So creating a playlist without buying tons of music on iTunes was a bit of a challenge. It took some doing, but eventually I put together a pretty rockin' set of songs. The biggest challenge was for pirouette music and grand allegro music. You really, really have to have songs in 6/8 or 3/4 for pirouette exercises and grand allegro (big jumps). Anything else feels really wrong.
And can I tell you how hard it is to find pop songs in 3/4 that aren't all slow ballads? You can do slow ballads for pirouettes, kind of. I mean, it has to really have a pretty quick tempo still. And big jumps? You cannot muster the strength and energy to get excited enough to do big jumps to, like, "Take it to the Limit" by the Eagles. (Though I did use that for our pirouette exercises.)
So I looked to Google. "Pop songs in 3/4 time." There were a few forums on the subject. Mainly people listing songs and other people swearing at the first people, telling them that that song is in 4/4, not 3/4, duhhhh... There are some good Beatles songs in 3/4, but I didn't want my entire mix to be Beatles, and I felt very strongly that I needed to use Across the Universe for adagio. It was staying right there. Apparently there's a Jay-Z song in 3/4 time, but I wasn't crazy about it. And there's a Kanye song in 3/4 time. Again, not crazy about it. In the end, I settled for "By My Side" by INXS, but when it came time to do grand allegro, I just...couldn't do it. It just...wasn't quite right. I ended up switching to a song I wanted to do for petit allegro that worked alright for grand allegro - "Rock the Casbah" by The Clash.
And how did the girls react to our Jazzy Ballet Class?
They loved it.
I mean, who doesn't love The Clash?
Another favorite for them was when we did jetes to "Body Movin'" by the Beastie Boys. They were doing more hip hop jetes than ballet jetes, and I had to remind them to keep it ballet-ish. They were like, "Who ARE these guys???"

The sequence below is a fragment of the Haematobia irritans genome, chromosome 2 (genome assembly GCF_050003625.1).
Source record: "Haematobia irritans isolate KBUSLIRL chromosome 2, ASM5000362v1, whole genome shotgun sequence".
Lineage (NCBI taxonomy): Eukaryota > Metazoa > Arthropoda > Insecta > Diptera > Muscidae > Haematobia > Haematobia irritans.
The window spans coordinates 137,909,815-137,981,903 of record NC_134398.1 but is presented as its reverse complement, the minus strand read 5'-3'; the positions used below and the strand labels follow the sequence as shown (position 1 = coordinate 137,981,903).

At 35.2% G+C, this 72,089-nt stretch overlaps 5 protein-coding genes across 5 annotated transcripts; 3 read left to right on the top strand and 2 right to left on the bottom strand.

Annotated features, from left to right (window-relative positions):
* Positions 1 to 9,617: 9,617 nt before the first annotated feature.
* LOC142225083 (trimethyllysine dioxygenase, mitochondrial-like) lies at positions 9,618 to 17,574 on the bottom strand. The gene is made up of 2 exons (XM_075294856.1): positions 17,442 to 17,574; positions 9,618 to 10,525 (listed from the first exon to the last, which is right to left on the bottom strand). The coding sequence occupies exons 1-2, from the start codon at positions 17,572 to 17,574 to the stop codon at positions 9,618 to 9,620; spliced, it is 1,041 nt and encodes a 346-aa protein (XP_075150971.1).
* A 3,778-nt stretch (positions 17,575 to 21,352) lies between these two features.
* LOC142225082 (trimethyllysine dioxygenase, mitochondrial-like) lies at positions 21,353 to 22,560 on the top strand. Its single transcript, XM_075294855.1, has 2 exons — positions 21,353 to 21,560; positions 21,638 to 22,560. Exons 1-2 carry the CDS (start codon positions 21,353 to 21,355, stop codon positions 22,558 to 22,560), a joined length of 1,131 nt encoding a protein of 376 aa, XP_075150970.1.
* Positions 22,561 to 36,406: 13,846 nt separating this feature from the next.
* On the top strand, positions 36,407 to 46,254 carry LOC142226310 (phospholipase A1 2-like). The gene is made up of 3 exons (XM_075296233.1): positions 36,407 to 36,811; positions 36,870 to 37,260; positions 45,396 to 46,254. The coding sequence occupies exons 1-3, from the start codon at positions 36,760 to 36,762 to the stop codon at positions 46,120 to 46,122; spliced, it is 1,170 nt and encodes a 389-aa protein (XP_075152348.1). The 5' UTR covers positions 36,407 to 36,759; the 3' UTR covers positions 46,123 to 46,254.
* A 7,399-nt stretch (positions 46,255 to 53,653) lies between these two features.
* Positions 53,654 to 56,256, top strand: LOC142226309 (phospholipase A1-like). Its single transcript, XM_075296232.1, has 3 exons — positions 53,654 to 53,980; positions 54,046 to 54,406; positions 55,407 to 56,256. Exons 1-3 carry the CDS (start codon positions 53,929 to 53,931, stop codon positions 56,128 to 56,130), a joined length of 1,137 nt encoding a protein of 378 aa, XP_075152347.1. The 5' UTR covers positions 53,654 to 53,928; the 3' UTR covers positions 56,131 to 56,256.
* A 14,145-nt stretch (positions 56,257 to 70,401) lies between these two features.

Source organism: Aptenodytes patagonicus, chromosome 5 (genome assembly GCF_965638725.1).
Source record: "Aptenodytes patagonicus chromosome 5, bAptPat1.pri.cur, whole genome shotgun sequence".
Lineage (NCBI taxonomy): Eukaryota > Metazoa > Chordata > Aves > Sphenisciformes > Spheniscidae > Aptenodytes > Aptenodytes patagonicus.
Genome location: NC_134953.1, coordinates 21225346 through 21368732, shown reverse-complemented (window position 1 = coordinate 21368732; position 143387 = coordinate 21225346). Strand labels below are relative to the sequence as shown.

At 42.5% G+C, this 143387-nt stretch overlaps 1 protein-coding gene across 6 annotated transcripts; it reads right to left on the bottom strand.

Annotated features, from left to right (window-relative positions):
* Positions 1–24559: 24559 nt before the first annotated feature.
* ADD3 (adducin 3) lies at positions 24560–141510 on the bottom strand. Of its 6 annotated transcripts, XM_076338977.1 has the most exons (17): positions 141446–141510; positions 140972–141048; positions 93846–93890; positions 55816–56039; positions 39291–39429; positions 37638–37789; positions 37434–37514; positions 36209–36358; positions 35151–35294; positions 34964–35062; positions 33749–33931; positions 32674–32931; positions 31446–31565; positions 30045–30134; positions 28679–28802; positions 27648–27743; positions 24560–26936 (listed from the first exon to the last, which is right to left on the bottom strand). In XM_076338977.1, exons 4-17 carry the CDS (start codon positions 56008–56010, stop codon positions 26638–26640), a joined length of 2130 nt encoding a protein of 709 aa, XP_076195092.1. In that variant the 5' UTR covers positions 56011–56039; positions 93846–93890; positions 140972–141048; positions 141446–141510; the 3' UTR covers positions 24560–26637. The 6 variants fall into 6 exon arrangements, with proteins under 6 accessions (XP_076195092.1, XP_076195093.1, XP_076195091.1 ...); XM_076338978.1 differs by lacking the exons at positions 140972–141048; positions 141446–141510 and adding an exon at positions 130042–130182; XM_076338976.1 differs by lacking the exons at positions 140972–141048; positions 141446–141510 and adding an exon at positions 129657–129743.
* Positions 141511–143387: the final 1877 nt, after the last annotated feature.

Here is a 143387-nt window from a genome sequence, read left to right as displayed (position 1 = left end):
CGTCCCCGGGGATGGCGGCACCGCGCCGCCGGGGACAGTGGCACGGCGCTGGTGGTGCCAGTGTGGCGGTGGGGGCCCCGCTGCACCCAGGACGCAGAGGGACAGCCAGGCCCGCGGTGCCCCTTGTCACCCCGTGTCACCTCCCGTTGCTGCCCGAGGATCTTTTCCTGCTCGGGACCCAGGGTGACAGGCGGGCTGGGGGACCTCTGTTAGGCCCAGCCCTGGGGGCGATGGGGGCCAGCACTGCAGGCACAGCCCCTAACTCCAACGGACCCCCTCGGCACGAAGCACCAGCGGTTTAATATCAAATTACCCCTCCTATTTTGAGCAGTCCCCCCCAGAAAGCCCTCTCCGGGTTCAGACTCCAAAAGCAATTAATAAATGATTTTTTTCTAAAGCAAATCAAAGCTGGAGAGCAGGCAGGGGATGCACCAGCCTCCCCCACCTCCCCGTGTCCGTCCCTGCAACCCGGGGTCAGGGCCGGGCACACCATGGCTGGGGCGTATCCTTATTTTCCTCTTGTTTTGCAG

I grinned. "The Beastie Boys."
"The Beastie Boys?? Who are they?"
Ah, young innocence.
Let me think of what else I had on my list...
Plies - I Will Buy You a Garden by Everclear
Tendus - Complicated by Avril Lavigne (don't ask me how a 38-year-old man has Avril Lavigne on his playlist)
Degages - Respect by Aretha Franklin
Fondus - No Woman No Cry by Bob Marley
Stretch - Stay with Me by Sam Smith (could his voice be any silkier? I'll admit that I full-on bought that single on iTunes)
I can't remember the rest. But we only do, like, six exercises in an hour. These girls are still beginners and have a hard time grasping things, so I alternate exercises every week. I always make sure I do plies and stretches, because warming up and stretching are really important, but next week, we probably will skip tendu and degage and go into rond de jambe, adagio, frappe, etc.
Anywho, the class was a success. All the moms that usually sit in the observation room on the floor and text the whole time were standing up to watch when they heard Everclear. And they slowly started to grin. Nineties nostalgia kicking in.
The girls didn't start grinning until jetes to "Body Movin'." I think it's safe to say that "Body Movin'" converted them to ballet.
Maybe just for that class. We'll see. I'm constantly creating more pop music playlists in my brain. Driving down the road, listening to the radio, and going, "Oooh! This would be really good for frappe!"
I'm sooooooooo sad that I have to leave this job. At whatever time our house sells. I have to start applying for dance teaching jobs in Oregon...